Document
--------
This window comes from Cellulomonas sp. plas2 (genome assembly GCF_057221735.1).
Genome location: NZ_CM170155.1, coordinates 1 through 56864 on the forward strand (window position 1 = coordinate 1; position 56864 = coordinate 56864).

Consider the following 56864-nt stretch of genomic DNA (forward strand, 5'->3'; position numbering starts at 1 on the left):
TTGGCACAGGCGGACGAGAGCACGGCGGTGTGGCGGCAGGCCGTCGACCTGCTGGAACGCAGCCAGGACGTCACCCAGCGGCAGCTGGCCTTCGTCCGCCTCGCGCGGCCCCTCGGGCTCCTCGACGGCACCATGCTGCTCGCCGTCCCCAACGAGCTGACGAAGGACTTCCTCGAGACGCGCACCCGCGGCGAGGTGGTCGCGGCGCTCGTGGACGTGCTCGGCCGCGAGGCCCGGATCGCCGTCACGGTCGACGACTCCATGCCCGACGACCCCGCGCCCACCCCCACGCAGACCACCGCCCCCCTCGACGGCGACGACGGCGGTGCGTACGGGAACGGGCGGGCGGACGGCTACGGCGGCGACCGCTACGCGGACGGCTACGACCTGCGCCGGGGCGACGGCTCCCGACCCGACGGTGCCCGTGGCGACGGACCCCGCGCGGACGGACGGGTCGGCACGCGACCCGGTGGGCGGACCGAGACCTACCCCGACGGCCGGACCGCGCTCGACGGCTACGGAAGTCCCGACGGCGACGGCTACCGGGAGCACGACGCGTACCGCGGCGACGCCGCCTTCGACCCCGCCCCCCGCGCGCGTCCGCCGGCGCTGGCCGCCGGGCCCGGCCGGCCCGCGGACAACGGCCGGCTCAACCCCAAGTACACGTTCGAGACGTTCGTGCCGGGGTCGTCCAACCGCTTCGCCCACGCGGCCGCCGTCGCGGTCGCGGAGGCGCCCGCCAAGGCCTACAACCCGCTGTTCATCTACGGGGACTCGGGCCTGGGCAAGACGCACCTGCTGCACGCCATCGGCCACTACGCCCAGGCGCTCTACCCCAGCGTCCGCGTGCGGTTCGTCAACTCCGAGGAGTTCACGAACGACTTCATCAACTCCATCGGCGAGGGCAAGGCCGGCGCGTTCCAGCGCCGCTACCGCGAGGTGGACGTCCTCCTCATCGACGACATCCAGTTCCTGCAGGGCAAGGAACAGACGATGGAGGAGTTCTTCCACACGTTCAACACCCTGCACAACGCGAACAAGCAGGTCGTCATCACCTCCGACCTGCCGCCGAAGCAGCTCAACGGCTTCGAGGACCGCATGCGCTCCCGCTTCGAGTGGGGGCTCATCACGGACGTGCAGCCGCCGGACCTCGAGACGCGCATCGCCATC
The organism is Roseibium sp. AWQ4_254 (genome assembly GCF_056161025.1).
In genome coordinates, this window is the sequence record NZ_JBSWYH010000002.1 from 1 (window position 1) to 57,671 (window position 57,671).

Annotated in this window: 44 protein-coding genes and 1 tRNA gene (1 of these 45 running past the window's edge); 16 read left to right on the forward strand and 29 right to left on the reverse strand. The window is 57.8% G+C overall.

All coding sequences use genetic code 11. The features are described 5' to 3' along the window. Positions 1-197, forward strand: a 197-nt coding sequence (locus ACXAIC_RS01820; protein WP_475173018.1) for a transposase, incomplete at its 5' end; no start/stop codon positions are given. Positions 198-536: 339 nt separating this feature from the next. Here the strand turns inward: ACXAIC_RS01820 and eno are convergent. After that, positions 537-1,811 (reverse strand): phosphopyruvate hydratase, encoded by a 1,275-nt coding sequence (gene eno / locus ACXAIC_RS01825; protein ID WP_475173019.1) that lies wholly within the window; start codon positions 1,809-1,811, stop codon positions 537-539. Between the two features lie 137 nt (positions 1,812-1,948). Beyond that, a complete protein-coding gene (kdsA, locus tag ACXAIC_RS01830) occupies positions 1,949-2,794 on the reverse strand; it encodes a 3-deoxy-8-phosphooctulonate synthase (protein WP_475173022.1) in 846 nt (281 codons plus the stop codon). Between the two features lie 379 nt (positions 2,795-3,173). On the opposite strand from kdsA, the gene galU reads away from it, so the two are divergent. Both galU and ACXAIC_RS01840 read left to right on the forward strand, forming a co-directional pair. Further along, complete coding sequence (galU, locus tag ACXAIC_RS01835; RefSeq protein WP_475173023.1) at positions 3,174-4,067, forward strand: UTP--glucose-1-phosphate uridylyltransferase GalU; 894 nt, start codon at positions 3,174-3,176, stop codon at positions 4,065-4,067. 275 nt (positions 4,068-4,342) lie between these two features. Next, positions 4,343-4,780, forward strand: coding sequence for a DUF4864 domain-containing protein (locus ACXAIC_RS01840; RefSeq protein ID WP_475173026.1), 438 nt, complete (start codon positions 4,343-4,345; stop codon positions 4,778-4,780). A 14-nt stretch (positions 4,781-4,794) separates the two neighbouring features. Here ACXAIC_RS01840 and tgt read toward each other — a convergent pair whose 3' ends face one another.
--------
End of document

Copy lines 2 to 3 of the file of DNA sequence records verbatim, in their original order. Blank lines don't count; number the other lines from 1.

Genome location: NZ_CM170155.1, coordinates 1 through 56864 on the forward strand (window position 1 = coordinate 1; position 56864 = coordinate 56864).

Consider the following 56864-nt stretch of genomic DNA (forward strand, 5'->3'; position numbering starts at 1 on the left):